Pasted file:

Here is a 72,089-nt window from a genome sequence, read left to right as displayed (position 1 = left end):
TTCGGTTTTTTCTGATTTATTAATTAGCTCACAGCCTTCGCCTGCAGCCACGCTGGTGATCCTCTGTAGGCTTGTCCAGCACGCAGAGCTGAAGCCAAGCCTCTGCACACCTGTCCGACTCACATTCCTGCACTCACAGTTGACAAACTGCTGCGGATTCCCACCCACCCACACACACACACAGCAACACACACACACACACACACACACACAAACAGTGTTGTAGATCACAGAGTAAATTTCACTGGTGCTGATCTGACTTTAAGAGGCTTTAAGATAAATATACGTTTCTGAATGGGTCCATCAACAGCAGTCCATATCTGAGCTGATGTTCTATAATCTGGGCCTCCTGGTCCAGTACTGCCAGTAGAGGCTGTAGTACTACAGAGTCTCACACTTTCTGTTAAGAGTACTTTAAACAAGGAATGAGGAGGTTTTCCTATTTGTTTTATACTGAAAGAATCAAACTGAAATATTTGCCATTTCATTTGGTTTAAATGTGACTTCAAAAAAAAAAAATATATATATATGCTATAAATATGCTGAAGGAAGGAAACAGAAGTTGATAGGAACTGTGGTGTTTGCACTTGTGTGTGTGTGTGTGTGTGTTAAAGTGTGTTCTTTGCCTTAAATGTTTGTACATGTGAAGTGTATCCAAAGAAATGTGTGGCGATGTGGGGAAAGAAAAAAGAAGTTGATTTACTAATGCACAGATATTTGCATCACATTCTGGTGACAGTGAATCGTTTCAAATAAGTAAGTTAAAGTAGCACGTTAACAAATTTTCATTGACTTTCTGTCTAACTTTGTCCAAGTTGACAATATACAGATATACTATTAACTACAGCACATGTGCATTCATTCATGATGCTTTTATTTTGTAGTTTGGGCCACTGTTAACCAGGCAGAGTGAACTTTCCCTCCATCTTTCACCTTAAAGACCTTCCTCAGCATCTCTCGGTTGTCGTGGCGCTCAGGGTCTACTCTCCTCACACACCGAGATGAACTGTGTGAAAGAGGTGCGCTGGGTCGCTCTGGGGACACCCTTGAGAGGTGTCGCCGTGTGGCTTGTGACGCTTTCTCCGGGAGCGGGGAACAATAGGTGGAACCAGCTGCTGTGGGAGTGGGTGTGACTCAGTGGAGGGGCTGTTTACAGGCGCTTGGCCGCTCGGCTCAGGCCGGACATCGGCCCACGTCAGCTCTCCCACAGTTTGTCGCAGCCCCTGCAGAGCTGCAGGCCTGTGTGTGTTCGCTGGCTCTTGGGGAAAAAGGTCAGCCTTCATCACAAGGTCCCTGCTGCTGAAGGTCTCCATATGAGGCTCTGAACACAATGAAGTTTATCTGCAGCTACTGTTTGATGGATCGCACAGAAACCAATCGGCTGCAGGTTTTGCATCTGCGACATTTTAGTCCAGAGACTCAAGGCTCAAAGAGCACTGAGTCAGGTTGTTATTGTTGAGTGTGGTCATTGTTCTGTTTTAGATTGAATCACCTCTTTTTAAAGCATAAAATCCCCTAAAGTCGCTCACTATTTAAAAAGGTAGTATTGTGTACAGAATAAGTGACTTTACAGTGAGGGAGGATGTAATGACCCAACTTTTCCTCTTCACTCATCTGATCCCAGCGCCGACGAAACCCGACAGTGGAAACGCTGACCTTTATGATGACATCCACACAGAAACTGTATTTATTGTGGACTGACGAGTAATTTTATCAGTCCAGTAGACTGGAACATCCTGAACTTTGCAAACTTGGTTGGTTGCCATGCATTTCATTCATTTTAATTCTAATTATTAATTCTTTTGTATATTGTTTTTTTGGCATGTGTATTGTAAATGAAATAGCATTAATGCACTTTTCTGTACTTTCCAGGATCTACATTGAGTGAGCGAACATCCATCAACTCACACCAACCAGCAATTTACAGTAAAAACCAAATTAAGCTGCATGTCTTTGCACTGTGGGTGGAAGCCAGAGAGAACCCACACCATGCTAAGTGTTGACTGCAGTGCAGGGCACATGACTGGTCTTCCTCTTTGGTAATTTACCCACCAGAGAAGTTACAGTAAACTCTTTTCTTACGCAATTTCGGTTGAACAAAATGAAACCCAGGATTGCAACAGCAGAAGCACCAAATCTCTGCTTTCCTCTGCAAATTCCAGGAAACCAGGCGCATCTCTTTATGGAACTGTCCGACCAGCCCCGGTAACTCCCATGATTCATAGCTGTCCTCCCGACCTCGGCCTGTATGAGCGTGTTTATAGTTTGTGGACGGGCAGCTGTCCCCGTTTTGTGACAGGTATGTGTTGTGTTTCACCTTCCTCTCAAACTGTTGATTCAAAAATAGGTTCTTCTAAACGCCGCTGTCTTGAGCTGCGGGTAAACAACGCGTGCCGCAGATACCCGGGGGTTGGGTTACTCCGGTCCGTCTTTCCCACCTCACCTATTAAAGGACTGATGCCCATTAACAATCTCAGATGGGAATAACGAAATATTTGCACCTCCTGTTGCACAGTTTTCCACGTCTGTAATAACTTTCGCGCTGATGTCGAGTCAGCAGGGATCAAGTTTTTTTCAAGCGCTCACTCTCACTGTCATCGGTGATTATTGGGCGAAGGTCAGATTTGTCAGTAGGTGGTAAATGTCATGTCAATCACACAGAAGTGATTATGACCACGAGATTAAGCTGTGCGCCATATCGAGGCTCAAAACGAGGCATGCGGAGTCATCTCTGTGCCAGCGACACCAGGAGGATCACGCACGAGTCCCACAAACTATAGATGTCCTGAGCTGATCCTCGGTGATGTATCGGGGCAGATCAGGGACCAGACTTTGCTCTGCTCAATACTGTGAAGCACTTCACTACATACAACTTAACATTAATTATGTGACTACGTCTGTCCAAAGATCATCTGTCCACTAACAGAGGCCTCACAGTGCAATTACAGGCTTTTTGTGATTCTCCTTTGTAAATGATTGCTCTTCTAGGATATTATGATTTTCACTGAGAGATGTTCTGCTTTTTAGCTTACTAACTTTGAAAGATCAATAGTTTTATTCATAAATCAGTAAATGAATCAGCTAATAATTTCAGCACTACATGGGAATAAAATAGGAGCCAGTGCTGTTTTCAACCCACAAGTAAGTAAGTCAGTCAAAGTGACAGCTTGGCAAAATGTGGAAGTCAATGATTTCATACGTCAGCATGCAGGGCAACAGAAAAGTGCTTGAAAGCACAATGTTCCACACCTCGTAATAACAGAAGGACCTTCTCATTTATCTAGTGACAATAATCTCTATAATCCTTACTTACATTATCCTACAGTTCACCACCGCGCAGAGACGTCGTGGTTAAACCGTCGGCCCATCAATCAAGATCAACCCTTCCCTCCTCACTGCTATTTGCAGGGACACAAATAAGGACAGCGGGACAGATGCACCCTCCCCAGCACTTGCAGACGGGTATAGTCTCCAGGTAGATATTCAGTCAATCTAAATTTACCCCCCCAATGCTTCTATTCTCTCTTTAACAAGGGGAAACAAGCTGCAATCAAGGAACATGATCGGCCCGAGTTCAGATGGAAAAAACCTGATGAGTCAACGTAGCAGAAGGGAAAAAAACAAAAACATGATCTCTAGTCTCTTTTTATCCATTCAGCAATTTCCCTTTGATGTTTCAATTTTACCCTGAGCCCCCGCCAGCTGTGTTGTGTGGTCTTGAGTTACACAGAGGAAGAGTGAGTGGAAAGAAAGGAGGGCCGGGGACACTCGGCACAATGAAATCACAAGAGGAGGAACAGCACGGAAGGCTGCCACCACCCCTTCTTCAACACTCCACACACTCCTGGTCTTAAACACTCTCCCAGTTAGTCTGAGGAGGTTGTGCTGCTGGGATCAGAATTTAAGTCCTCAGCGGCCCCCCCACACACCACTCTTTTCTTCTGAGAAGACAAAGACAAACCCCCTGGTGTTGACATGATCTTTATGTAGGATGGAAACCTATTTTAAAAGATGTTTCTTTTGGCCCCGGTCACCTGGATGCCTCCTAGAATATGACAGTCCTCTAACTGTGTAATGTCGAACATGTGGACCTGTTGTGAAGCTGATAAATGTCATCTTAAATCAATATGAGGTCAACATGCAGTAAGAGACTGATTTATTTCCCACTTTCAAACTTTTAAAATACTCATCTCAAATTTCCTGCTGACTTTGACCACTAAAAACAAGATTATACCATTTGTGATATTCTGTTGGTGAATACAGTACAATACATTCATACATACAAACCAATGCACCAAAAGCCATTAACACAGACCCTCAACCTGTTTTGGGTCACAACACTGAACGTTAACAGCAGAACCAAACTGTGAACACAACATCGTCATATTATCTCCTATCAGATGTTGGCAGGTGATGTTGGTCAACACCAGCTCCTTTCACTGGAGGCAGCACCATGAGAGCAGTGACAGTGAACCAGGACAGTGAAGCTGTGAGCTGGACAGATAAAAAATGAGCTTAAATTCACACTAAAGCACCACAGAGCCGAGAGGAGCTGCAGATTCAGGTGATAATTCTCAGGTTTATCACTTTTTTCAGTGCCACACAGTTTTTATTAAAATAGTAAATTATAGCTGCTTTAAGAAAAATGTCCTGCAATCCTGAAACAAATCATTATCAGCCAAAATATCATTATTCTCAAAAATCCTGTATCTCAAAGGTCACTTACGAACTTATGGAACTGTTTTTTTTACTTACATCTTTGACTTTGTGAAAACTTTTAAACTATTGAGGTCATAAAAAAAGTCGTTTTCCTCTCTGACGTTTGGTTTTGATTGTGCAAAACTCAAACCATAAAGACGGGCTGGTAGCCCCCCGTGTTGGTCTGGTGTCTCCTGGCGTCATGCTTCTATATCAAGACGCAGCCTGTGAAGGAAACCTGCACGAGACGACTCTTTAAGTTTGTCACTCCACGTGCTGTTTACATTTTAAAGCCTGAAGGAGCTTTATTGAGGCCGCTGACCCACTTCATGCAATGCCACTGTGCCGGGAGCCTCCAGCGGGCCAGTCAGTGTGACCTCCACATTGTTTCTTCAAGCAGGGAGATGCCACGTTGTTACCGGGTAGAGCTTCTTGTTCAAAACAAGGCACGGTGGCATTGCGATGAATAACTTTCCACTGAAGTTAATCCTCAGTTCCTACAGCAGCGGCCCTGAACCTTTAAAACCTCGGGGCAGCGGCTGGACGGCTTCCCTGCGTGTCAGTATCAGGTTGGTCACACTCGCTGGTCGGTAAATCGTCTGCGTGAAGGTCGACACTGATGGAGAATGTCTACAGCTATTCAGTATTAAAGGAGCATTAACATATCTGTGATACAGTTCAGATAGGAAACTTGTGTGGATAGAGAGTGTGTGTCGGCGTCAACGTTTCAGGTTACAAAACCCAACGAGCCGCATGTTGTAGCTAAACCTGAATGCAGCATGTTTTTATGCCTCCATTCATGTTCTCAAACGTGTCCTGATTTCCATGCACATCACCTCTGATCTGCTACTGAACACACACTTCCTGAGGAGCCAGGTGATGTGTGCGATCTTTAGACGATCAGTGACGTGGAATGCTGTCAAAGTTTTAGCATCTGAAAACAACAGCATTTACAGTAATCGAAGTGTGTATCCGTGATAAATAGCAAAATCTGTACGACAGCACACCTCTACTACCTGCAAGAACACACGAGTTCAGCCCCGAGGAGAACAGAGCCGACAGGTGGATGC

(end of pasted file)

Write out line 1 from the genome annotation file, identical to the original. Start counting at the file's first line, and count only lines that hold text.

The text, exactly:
Here is a 72,089-nt window from a genome sequence, read left to right as displayed (position 1 = left end):